A Force Multiplier for Bio-Investment in Federal Opportunity Zones: The BDOZ Initiative

February 2, 2021 |

By Jordan Solomon, President, Ecostrat Inc.

Special to The Digest

Fifty-two million Americans live in economically distressed communities—many of which are in rural areas. These communities are plagued by a lack of investment capital. In 2017, the US government launched the largest tax incentive program in the history of the US to change that dynamic: The Opportunity Zone Program is a powerful federal tax incentive designed to spur economic development and job creation in these areas. While over $11B has been driven into OZs since the program’s inception, almost none of that investment has gone to clean-economy plants that produce biofuels, biochemicals, and biomaterials.

But all this could change beginning with the first BDOZ ratings in Oregon and South Carolina slated for issue in Q1 2021.

First BDOZ designations slated for OR and SC

Beginning with the Sherman County OZ in Oregon and the Barnwell County OZ in South Carolina, Ecostrat (www.ecostrat.com/standards) is launching the US Bioeconomy Development Opportunity Zone (BDOZ) Initiative to powerfully leverage the job creation ability of the federal Opportunity Zone Program, driving billions into biobased economic development and renewable energy jobs in OZs.

The BDOZ Initiative identifies the subset of US federal Opportunity Zones that are best positioned for low-risk bioeconomy project development. Like credit ratings, BDOZ Ratings typically range from “AA” to “BBB”. Unlike credit ratings however, a BDOZ Rating scores risks related to three OZ attributes that are crucial for biobased development: 1) a surplus of biomass, 2) low-risk supply chains to deliver it, and 3) suitable infrastructure to support an operating plant. A BDOZ rating signals that the OZ has undergone rigorous and extensive due diligence using over 100 standardized, transparent and validated risk indicators based on the BSCR Standards for biobased investment.

A force-multiplier for the federal OZ Program

The BDOZ Initiative enables OZs to leverage biomass assets to serve as anchors for revitalization. BDOZ ratings create efficiencies and value for local OZ communities, for project developers, and for investors and lenders looking to deploy capital in low-risk areas. They drive biobased economic development in OZs by leveraging a powerful pre-existing network to promote BDOZ designations made up of hundreds of local chambers of commerce, economic development organizations, state and federal economic development bodies, as well as local, state and national biobased organizations. Finally, BDOZ Ratings drive investment by tapping into an investor network of 65 key capital markets with over $60B in biobased capital deployable where BDOZ Ratings are “A” or better.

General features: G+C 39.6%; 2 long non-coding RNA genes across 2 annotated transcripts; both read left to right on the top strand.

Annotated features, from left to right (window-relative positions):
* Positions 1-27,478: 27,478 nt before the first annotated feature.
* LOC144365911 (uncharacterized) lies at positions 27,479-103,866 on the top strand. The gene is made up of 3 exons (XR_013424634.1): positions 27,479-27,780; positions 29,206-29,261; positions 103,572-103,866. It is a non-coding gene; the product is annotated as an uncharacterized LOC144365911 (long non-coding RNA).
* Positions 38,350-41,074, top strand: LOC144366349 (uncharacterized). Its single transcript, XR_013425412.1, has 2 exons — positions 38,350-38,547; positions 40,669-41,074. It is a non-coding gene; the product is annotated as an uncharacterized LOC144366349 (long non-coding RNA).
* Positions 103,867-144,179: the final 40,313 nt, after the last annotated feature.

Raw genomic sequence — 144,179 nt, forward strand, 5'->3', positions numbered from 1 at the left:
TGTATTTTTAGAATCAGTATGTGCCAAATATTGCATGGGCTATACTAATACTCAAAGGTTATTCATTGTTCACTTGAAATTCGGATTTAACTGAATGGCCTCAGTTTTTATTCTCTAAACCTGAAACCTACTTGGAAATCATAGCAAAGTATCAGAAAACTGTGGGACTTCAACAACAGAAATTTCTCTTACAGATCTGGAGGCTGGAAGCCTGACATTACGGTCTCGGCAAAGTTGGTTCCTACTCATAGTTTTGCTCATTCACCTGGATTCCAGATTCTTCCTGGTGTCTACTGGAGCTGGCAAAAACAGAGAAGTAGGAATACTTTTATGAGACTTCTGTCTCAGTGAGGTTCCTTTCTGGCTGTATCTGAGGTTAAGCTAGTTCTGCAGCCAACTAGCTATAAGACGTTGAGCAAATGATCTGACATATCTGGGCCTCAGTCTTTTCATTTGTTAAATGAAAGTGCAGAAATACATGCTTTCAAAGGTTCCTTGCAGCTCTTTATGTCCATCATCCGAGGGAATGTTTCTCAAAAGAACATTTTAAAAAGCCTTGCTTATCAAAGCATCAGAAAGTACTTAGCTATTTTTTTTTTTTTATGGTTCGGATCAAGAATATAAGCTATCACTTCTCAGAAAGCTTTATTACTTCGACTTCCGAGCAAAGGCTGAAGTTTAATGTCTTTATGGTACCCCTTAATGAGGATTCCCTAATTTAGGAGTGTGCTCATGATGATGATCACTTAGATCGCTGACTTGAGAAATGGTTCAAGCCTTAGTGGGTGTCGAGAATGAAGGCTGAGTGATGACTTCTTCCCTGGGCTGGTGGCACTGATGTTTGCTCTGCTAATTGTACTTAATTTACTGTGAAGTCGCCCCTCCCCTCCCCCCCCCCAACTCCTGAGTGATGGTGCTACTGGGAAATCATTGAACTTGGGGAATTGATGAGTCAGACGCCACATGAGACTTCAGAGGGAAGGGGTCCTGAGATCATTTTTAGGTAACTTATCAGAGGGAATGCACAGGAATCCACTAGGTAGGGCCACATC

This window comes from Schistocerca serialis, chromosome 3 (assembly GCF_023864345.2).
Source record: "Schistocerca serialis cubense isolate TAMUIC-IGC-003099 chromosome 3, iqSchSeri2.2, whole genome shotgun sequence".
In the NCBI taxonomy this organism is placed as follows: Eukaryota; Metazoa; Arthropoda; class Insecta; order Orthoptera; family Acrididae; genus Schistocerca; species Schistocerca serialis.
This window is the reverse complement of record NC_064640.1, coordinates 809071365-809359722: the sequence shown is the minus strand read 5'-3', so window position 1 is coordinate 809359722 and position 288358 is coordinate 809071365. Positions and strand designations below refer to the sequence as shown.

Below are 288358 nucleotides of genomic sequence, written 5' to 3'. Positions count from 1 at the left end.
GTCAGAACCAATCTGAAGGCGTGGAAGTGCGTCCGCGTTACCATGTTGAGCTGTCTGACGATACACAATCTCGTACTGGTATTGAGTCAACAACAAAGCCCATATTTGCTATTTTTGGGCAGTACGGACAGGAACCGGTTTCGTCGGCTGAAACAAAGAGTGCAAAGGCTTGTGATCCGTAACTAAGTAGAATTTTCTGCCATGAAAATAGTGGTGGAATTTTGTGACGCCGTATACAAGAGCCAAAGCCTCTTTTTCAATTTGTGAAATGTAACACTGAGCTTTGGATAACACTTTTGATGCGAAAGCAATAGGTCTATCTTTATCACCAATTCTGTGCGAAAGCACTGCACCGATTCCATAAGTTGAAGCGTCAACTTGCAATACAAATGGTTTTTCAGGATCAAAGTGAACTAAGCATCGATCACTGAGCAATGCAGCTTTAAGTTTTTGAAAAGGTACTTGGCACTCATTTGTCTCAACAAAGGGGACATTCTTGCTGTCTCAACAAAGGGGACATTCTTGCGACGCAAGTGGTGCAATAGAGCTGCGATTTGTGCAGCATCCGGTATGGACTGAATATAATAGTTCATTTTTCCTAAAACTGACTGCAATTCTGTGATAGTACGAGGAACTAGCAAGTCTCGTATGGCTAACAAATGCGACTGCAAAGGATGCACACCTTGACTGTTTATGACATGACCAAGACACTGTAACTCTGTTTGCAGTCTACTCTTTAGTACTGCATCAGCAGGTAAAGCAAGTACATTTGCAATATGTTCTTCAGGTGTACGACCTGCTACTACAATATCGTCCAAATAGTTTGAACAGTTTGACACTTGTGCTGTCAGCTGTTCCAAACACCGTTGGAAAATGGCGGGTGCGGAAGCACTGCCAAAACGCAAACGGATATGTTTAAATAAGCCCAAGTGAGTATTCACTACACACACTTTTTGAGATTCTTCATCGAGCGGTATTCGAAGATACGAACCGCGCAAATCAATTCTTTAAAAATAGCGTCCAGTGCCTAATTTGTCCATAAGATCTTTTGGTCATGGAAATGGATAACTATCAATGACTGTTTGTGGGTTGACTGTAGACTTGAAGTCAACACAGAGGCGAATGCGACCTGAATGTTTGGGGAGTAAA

Why is the BDOZ Initiative needed?

There is a simple reason why almost none of the $11B that has funded development in OZs has gone to fund biobased plants: not all OZs are equal. Some have huge surpluses of biomass, others have none. Some have well developed infrastructure, while others do not. The problem is that without a BDOZ designation, there is no way for investors or developers to quickly tell the difference. As a result, the potential of the OZ tax incentive to catalyze bioeconomy development has not, to date, been realized.

Over 160,000 jobs and $29 billion in direct and indirect economic impact

It is imperative that the ability of the OZ program to catalyze biobased development be harnessed. The economic benefits of doing so are simply too substantial to ignore.